Cryptocurrency might have begun with Bitcoin, but it certainly doesn’t end with it. Although Bitcoin is the world’s first (and most popular) cryptocurrency, the emergence of altcoins has transformed the market and tempted many traders to adopt new methods of exchange.
Now that the market has diversified, investors are faced with a huge amount of choice when it comes to picking a cryptocurrency. In fact, there are more than 5,000 live registered cryptos with a total market capitalisation of around $273,000,000,000!
Bitcoin might be at the top of this list, but in third place is Tether (USDT). Tether comes third because its market cap is lower than that of Bitcoin, although its circulating supply and 24-hour trading volume are both significantly higher.
We’re all familiar with Bitcoin, but if you’re in need of an introduction to Tether (USDT), read on. This article will explain the differences between Bitcoin and Tether and explore why both are such popular choices with cryptocurrency investors.
First launched in 2009, Bitcoin was established as a way of making online payments without the intervention of third-party regulators. Whereas standard bank transfers can incur large charges and take between 1 and 4 business days, Bitcoin transactions are almost instantaneous and charge very small fees.
In fact, these fees aren’t even required – traders can decide whether or not to add extra charges themselves. This is because Bitcoin miners can choose which transactions to process (up to 1MB in each blockchain), so fees are simply an incentive for them to approve a particular payment more quickly.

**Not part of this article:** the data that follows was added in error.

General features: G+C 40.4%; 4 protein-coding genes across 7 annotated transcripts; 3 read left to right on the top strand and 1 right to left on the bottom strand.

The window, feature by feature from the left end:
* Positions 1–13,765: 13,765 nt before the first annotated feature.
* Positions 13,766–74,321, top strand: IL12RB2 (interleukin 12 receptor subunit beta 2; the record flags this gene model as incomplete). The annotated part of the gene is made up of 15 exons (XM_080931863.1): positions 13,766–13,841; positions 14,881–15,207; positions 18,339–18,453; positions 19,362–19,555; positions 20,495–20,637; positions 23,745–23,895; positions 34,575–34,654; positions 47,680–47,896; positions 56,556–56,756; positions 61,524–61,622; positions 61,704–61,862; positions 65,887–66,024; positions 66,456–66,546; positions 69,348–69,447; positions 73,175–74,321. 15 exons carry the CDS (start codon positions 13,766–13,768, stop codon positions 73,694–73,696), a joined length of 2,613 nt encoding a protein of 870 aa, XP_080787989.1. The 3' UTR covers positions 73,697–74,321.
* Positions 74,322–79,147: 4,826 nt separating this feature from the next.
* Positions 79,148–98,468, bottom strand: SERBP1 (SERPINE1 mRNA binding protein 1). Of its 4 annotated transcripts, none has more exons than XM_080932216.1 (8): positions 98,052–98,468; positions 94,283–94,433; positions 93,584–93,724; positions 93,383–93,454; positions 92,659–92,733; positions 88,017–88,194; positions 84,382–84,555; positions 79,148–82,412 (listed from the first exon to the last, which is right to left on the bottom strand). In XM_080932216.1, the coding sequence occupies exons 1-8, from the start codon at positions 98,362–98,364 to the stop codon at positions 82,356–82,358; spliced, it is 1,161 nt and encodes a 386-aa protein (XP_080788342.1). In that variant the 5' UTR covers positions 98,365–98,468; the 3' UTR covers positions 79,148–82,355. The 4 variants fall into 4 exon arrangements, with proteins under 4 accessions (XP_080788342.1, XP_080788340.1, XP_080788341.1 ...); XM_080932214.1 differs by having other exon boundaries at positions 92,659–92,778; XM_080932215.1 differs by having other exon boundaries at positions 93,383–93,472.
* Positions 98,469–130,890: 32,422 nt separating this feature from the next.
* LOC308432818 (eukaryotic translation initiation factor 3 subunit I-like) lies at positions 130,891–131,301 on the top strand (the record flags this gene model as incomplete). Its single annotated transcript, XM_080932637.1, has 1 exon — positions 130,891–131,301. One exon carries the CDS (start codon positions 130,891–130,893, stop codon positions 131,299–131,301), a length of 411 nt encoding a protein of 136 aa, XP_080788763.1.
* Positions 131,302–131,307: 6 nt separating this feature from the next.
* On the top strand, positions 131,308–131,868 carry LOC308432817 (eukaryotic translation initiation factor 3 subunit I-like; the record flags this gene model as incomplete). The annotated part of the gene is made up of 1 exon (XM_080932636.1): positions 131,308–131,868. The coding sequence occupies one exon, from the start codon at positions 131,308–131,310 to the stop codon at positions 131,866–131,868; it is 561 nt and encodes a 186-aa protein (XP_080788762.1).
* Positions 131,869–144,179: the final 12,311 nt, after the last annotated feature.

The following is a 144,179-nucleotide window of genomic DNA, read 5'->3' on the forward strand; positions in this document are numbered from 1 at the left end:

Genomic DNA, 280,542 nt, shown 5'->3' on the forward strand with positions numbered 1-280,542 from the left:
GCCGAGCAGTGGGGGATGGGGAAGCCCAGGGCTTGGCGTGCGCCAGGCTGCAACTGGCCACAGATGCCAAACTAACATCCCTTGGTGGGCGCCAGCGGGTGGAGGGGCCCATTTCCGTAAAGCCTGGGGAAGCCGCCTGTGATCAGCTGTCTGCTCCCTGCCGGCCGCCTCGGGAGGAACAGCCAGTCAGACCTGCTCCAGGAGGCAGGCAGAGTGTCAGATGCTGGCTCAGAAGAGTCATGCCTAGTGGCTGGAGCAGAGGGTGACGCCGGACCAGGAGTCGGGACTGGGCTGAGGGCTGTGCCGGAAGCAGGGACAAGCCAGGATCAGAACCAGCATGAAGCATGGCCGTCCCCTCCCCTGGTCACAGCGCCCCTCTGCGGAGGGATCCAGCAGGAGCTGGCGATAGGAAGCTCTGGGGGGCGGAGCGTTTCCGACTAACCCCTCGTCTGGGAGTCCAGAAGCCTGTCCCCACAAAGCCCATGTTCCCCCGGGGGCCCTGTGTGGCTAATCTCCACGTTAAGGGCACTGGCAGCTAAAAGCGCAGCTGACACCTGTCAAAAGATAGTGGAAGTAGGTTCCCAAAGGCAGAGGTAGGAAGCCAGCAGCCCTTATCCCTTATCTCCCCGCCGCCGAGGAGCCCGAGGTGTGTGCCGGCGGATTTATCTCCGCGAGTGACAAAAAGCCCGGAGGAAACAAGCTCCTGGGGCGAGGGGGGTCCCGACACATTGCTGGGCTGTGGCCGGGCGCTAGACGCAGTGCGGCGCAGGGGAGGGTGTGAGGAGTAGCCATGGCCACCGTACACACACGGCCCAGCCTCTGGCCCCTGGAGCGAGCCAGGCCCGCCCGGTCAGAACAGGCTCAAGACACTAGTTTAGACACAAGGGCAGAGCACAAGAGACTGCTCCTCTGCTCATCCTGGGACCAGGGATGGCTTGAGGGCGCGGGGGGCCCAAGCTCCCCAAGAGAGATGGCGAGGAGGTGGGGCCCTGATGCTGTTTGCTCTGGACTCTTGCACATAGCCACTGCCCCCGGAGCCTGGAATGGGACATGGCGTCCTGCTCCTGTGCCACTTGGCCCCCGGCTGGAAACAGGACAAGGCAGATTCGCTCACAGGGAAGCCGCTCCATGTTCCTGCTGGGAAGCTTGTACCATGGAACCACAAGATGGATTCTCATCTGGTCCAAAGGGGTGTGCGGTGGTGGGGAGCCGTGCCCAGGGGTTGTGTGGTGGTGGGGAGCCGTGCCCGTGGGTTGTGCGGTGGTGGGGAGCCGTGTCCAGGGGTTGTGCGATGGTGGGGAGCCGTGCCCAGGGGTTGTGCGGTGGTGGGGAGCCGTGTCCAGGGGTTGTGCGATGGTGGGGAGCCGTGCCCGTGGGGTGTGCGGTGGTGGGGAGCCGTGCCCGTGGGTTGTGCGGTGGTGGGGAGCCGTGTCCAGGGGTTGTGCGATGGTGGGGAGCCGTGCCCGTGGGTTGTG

Bitcoin transactions are also a lot more transparent. Every individual Bitcoin takes the form of a file with a value attached, which is registered as a transaction every time you make or receive payments. Within the blockchain, these files store encrypted records which identify both the sender and the recipient of the Bitcoin.
Unlike Bitcoin, Tether is a stablecoin. This means that its value is pegged to the US dollar, with 1 USDT equating to $1. For every Tether token that’s issued, the idea is that there would be another $1 in reserve.
Tether tokens can be bought by paying the underlying fiat money (in this case, the dollar) into a Tether wallet. Because 1 USDT = $1, many cryptocurrency traders view Tether as a ‘digital dollar’. This is because it can be easily exchanged for its equivalent value in fiat money.
As a stablecoin, Tether is intrinsically tied to a fiat currency (the US dollar). Bitcoin, on the other hand, is totally decentralised in an attempt to place financial power back in the hands of the public, rather than regulators or banks. That can make Bitcoin more volatile, as seen in 2017-18.
The maximum number of Bitcoins that can ever exist is capped at 21 million. There are currently around 18.5 million in circulation, with 2.5 million left to be mined – though this number is expected to change as often as every 10 minutes.
New Tether tokens, however, can be issued at any point. This has landed the company which owns Tether – Tether Holdings Limited – in hot water in the past, amid accusations that they were issuing huge numbers of new tokens without the necessary financial backing.
As the world edges closer to its maximum number of Bitcoins, ‘ Bitcoin halving’ is used to decrease the number of new coins that are generated. This means that every four years, the reward for mining Bitcoins is slashed by 50%. The current reward is 12.5 Bitcoins per block, with the last halving having occurred in May 2020.
Because Tether is a stablecoin, however, no measures are required to limit the number of tokens available.
If you’ve ever wondered what the differences are between Bitcoin and Tether, this post has hopefully helped you understand that not all cryptos are created equal.
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